Comic Book Review: Thor #3

The Revolution absolutely loves what JMS has done with the return of Thor. JMS has done an excellent job bringing Thor back into the 616 Universe and making this title a fantastic read. Unfortunately, Thor #3 is going to be a crap issue. Why? Because I am beginning to hate the Initiative storyline more and more with each month. And because I’m a big Iron Man fan and I know I’m going to have to watch JMS punk out Iron Man in this issue and write a Tony Stark completely inconsistent with his character over his forty plus year history. I’m just going to hold my nose and get through this issue as fast as possible. Let’s hit this review for Thor #3.

Creative Team
Writer: J. Michael Straczynski
Penciler: Olivier Copiel
Inker: Mark Morales

Art Rating: 8 Night Girls out of 10
Story Rating: 4 Night Girls out of 10
Overall Rating: 6 Night Girls out of 10

Synopsis: We begin with Thor arriving in New Orleans on his mission to find his fellow Norse gods. Thor arrives and comes across some beleaguered locals who are still suffering in the post-Katrina chaos that surrounds New Orleans. There is one man who is particularly haunted by the events of Katrina who tells Thor to get the hell out of their town. That they don’t need more outsiders coming into their town with false promises.

The locals walk away and suddenly, Iron Man appears on the scene. (Oh boy, here we go. Nothing sucks more than JMS’ hatchet jobs on Tony Stark’s character.) Iron Man acts completely unlike his personality over his forty-plus year history by acting like a total cocky cowboy getting in Thor’s face and telling him that either Thor is with the U.S. government or against it.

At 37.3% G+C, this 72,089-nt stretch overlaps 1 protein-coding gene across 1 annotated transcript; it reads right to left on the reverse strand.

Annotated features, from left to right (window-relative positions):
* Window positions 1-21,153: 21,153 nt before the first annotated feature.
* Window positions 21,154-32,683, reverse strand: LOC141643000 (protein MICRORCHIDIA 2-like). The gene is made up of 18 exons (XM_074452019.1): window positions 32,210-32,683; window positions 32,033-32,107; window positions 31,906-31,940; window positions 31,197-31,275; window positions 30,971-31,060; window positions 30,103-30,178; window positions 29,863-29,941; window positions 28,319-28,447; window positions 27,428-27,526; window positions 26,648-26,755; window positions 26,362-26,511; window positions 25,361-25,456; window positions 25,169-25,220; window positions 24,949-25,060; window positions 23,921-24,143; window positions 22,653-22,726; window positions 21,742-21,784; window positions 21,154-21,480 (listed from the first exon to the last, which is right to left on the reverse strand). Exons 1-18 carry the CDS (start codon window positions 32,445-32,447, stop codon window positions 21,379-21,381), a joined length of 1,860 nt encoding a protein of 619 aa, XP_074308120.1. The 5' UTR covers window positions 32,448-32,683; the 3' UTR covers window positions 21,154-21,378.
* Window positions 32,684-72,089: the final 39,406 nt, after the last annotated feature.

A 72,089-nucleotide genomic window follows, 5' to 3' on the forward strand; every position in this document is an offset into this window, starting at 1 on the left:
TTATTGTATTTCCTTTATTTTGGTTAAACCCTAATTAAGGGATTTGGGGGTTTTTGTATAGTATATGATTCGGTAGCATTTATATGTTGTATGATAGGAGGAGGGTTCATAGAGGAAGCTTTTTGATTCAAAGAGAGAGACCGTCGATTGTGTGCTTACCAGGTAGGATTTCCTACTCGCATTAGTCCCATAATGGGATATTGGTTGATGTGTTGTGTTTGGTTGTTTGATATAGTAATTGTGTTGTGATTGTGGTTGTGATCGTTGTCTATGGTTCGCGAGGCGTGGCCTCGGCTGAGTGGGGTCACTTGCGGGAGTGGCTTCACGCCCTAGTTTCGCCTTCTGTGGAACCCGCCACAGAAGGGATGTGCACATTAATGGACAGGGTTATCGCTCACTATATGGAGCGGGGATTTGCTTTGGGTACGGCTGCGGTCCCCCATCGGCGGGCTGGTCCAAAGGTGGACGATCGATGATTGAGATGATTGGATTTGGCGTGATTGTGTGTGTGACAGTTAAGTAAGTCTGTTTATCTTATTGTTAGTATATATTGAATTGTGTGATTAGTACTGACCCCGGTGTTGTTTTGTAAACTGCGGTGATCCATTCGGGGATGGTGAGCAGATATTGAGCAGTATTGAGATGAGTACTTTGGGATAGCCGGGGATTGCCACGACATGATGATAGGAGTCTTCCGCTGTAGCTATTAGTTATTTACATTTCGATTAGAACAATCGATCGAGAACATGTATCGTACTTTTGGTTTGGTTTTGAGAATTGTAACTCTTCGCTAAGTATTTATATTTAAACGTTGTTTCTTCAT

Iron Man says despite the fact that Thor owns the property that Asgard is built on and despite the fact that it is no longer on U.S. soil, that Thor can either move Asgard somewhere more appropriate and work with the government or the U.S. government can take control of Asgard if they choose so and then force Thor to move it.

Thor responds that he isn’t friends with Tony anymore after he perverted Thor by creating Clor. (Ah yes, Millar’s idiotic plotline that would have been better left being edited out by a smart editor.) Thor powers up and we have a brawl. Thor proceeds to kick Iron Man’s ass and comments that Thor is no longer going to hold back his power during a fight.

JMS proceeds to punk out Iron Man. Thor totally destroys Iron Man and then JMS further embarrasses Tony by having Thor state the fact that Iron Man is a mere mortal in an little iron suit while Thor is a god. Thor says that if any mortal invades Asgard then Thor will flood Washington D.C. killing thousands of innocent lives and destroy all of our airports killing more innocent lives. (Errrr, okay.) Thor then states that with regard to the Registration Act, he is going to remain totally neutral.

Iron Man then offers up a compromise. (Which is actually what Tony should have offered in the first place if JMS was concerned with writing Tony’s character even remotely close to his history.) Iron Man says that the United States will treat Asgard as a separate entity like a diplomatic embassy and then it is not officially in United States territory especially since it is hovering eight feet above U.S. territory. That would place Asgard and any of its inhabitants outside of the jurisdiction of the Registration Act and give Thor diplomatic immunity. Thor agrees to Tony’s proposition.

But, JMS isn’t done humiliating Tony’s character just yet. Tony says that his armor is totally busted and asks how he is going to get back to base? Thor turns his back and tells Tony to walk. And just when you thought JMS was done with his character assignation on Tony, Thor reminds Tony that at some later date the two of them are going to finish “discussing” Tony violating Thor’s person, his genetic code and what was once a friendship that he valued.

We then see Thor approaching the local from earlier in the issue who told Thor to leave their town. The man’s niece tells Thor how her uncle hasn’t been the same since he saw his loved ones drown during Katrina.

Thor comments how the mortal’s grief is compounded by the grief of gods never meant for mortals to bear. Thor places his hand on the man. Thor whips up a storm with his hammer and commands Heimdall to come forth and live again. We then see Heimdall emerge from the mortal man. Thor welcomes Heimdall home.